Mindfulness at work

I recently gave a presentation on how we can apply mindfulness at work in one of my workplaces. Mindfulness refers to being in the moment and paying attention, on purpose and non-judgmentally. It can help us gain more from our work, learn more and relate well to colleagues or clients. In fact, it can help us tap into the abilities of our mind.

Here are my thoughts on mindfulness at work!

You can practice mindfulness at work via:
• Listening mindfully – remember to focus and listen actively to others.
• Being mindful of the language that the other person uses to more readily understand them.
• Practising mindfulness of your own thoughts and feelings, your body language and the words you use.
• Being mindful of your needs and needs of others.
• Using mindful breathing regularly to relax and deal with uncomfortable feelings.
• Being mindful of your intentions – what are the outcomes that you want?
• Reflecting on yourself and your work mindfully.

Consider this example at work – you are in a meeting, and listening to someone talk about their views which are different to yours. You find yourself feeling irritated and have to contain yourself from being snappy with them. If you apply mindfulness, you would notice yourself becoming irritated, be aware of what you are feeling in your body, and thinking. You might then recognise an old pattern of responding in you, and maybe a pattern in the other person. You might better understand what is going on and be able to choose how you want to respond.

We can also tap into mindfulness to help us deal with difficult interactions or conflict, using these strategies:
• Being fully present, listen and observe mindfully.
• Validating the other person mindfully.
• Being open to awareness and take a non-judgmental stance (leave behind assumptions, needs, expectations).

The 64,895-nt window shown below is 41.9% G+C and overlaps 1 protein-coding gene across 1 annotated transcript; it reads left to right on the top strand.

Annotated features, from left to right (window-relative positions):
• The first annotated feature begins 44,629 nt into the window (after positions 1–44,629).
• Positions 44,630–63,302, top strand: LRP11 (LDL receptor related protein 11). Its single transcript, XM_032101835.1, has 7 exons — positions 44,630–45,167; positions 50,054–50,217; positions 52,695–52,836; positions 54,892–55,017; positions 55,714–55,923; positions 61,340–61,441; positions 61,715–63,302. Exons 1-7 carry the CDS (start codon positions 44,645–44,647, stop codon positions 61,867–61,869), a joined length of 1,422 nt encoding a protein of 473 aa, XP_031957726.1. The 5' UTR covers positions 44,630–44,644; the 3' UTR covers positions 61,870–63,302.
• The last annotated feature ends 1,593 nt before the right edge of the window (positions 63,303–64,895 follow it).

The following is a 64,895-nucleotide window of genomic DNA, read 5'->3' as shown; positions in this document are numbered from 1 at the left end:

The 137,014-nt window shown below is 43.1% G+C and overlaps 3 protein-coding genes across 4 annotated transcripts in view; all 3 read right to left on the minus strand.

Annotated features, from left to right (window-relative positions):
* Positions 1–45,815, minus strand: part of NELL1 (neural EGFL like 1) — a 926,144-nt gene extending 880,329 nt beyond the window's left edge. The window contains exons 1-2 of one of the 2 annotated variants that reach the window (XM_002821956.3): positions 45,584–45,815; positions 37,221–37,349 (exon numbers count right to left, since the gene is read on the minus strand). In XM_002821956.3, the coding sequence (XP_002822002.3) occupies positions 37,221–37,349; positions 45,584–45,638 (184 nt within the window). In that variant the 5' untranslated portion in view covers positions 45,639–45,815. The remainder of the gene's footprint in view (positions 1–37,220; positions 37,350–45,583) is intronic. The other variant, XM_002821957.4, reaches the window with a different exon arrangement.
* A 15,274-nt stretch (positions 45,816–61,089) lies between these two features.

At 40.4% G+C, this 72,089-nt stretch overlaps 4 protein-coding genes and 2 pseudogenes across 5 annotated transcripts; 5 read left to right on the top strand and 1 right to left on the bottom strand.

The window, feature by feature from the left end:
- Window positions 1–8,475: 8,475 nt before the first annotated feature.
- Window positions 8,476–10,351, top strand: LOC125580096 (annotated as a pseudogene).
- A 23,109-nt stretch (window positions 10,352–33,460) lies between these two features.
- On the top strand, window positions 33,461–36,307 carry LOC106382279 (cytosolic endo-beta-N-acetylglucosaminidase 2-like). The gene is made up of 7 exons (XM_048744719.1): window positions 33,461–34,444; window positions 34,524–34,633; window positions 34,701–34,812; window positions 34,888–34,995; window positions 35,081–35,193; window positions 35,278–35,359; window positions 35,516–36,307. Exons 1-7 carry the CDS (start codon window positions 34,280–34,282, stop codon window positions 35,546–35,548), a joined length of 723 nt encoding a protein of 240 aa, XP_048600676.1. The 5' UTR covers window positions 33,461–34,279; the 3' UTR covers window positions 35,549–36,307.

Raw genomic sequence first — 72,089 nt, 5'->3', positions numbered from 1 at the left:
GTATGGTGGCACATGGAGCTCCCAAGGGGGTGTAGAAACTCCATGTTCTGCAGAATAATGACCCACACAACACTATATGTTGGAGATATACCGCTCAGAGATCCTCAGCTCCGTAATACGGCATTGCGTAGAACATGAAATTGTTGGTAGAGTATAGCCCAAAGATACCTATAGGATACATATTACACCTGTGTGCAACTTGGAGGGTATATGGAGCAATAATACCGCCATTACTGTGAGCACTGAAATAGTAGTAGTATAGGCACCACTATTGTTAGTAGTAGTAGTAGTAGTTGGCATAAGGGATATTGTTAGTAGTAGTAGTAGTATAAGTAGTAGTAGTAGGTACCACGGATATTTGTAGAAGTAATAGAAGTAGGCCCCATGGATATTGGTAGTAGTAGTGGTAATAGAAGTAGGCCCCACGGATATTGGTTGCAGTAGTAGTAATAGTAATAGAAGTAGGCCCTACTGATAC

• Focussing on understanding the other person’s perspective, meaning (but don’t mind-read).
• Staying in the moment (don’t bring in the past) and stay with the topic.
• Acknowledging what is being communicated by reflecting feeling and content (use the other person’s language).
• Problem-solving (exploring possible options, and finding the best possible solution).

Remember that it is important to practice mindfulness regularly at work – try a few minutes of mindful breathing each day, or practice staying with the topic in discussions or meetings. Maybe the work place would be interested in having regular mindfulness practice in groups.

In conclusion, mindfulness can lead to:
• Better relationships, reduced conflict, less reactivity.
• Greater attention & clarity, as well as greater productivity.
• Improved decision-making and creativity.
• Reduced stress and more compassion for yourself and others.
• Improved leadership, greater insight & flexibility.
• Greater openness to new possibilities.
• More ‘flow’ experiences, and overall more enjoyment!

So why not start using more mindfulness in your life? You can find out more about mindfulness in my new e-book, ‘Meditation and mindfulness What’s all the fuss about?” available from this website.

Reference: McKenzie, S and Hassed, C. (2012). Mindfulness for Life. Exisle, NSW.

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